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Europe launches mass Covid-19 vaccination program as countries race to contain new variant


The pilot, Samy Kramer, invited people on his Instagram account to follow his flight, in a two-seater plane, on website FlightRadar24.

The air traffic tracking site reported that the flight took off from Friedrichshafen, near Lake Constance in southern Germany, on December 23, and lasted one hour and 44 minutes.

The European Union (EU) officially kicked off its Covid-19 vaccination campaign on Sunday, days after approving the Pfizer/BioNTech coronavirus vaccine on December 21.

“The … vaccine has been delivered to all EU countries,” European Commission president Ursula von der Leyen said on Twitter on Saturday.

The Commission has declared December 27, 28 and 29 “EU vaccination days,” which von der Leyen said were “a touching moment of unity.” She added that: “Vaccination is the lasting way out of the pandemic.”

The first people to receive doses of the vaccine were largely elderly or frontline medical workers.

In France a 78-year-old woman named Mauricette was the first to be given the vaccine, according to a tweet by Aurélien Rousseau, the director-general of the Ile-de-France region’s health agency. Mauricette, a former housekeeper, received the vaccine at a public hospital in the greater Paris area.

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Italy — once the European epicenter of the coronavirus pandemic — also administered its first doses of the vaccine on Sunday.

Professor Maria Rosaria Capobianchi, a virologist at the Lazzaro Spallanzani National Institute for Infectious Diseases, was one of the first to be given it. Capobianchi is part of the team that first isolated the virus in Italy.

Also among the first group to be given the jab were a doctor and a nurse.

Dr. Alessandra D’Abramo was working at the institute when Italy’s first two coronavirus patients — a Chinese couple — were hospitalized there on January 30.

“This is a great day because after a long time of great work in the ward, now is a day of hope and I’m so proud of this,” she told CNN shortly after she was given the injection. “The vaccine is approved by the FDA, the EMA and AIFA — the Italian [regulator] — so I think it’s safe and effective,” she added.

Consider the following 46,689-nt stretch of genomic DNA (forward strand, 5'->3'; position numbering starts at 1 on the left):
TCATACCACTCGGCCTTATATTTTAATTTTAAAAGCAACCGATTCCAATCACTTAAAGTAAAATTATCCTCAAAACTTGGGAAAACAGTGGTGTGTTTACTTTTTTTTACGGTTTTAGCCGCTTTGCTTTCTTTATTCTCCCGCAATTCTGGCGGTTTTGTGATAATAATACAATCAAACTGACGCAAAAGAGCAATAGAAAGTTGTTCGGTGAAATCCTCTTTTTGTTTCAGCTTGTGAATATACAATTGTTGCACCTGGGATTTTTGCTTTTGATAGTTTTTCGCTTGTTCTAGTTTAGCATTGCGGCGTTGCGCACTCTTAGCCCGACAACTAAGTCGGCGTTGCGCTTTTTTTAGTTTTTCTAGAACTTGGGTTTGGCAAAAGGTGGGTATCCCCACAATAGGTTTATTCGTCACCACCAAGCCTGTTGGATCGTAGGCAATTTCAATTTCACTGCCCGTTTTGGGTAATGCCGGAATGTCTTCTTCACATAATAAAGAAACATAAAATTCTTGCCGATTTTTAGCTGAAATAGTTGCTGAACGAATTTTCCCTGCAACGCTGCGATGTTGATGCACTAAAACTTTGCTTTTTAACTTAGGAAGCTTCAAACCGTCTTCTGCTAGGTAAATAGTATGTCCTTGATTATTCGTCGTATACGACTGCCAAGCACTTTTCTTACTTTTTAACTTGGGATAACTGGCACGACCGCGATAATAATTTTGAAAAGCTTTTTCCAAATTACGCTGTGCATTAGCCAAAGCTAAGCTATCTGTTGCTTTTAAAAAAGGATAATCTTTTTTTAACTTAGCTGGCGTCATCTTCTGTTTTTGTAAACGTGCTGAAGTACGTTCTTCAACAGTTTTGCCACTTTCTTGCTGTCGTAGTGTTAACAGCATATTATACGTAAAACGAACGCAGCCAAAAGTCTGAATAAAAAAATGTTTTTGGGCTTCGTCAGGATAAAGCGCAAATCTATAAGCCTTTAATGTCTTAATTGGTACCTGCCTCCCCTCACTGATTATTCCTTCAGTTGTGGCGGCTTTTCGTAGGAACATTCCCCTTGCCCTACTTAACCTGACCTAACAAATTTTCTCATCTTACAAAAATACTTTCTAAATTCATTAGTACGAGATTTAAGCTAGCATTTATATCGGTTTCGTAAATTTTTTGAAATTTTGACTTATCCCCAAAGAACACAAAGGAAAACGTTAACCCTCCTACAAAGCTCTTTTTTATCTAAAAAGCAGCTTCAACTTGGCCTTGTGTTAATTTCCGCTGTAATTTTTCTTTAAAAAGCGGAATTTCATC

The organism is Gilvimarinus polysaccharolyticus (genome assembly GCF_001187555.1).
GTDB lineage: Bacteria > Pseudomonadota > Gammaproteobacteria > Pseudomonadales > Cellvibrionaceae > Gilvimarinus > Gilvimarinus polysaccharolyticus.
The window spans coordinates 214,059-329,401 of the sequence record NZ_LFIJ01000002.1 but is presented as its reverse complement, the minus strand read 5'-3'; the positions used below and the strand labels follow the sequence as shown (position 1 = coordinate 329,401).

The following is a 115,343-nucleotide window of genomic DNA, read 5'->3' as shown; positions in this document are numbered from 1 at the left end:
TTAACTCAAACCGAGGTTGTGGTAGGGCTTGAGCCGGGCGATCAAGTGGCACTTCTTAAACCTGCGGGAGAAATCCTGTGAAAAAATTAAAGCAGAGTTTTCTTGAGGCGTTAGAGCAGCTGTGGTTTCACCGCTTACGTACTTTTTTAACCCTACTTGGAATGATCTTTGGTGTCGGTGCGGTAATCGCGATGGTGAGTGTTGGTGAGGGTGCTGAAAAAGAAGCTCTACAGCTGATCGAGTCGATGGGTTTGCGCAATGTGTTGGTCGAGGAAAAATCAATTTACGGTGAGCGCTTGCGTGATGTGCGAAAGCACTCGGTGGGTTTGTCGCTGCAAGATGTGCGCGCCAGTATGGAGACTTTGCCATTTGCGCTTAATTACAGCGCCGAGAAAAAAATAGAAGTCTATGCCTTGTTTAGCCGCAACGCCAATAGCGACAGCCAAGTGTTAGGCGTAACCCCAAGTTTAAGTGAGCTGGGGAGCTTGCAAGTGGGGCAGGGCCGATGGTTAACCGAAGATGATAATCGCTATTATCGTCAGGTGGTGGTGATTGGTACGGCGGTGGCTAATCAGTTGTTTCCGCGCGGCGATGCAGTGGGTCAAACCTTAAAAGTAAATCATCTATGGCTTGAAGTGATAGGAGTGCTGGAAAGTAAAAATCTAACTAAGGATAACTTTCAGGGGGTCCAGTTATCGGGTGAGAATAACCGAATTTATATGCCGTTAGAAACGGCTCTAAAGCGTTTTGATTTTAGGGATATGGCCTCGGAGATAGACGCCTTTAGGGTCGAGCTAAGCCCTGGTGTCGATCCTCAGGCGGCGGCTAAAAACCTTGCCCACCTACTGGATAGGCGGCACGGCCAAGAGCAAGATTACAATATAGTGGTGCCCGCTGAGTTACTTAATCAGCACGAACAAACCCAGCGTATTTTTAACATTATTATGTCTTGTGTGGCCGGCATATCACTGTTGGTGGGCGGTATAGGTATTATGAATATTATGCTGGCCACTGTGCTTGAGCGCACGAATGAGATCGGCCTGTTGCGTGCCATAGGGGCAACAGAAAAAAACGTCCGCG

A 96-year-old nursing home resident was the first to be given the vaccine in Spain. Araceli Rosario Hidalgo, who was born in 1924, received her dose on Sunday at a care home in Guadalajara, near Madrid.

The second person in the country to receive a vaccine was a staff member at the same home, nursing assistant Mónica Tapias.

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The Czech Republic took a different approach — its first dose of the vaccine was administered to the country’s Prime Minister Andrej Babiš, while the second dose was given to war veteran Emilia Řepíková.

Babiš has come under fire in recent months, after coronavirus cases spiked in the country.
The PM was initially reluctant to impose stricter rules on the population, citing the need to protect the country’s economy, but the decision led to the virus spreading widely. Eventually restrictions were enforced and Babiš apologized.

While the EU officially launched its vaccination program on Sunday, some countries had made a start on vaccinating people a day earlier — doses were administered on Saturday in both Germany and Slovakia.

The vaccine rollout comes as European governments race to contain the spread of a new Covid-19 variant that was first detected in the UK.

The European Medicines Agency (EMA) is continuing its rolling review of other promising vaccine candidates, including those from AstraZeneca and Oxford University, and from Johnson & Johnson.

CNN’s Barbie Nadeau, Nicola Ruotolo, Atika Shubert, Ya Chun Wang ad Niamh Kennedy contributed to this report.



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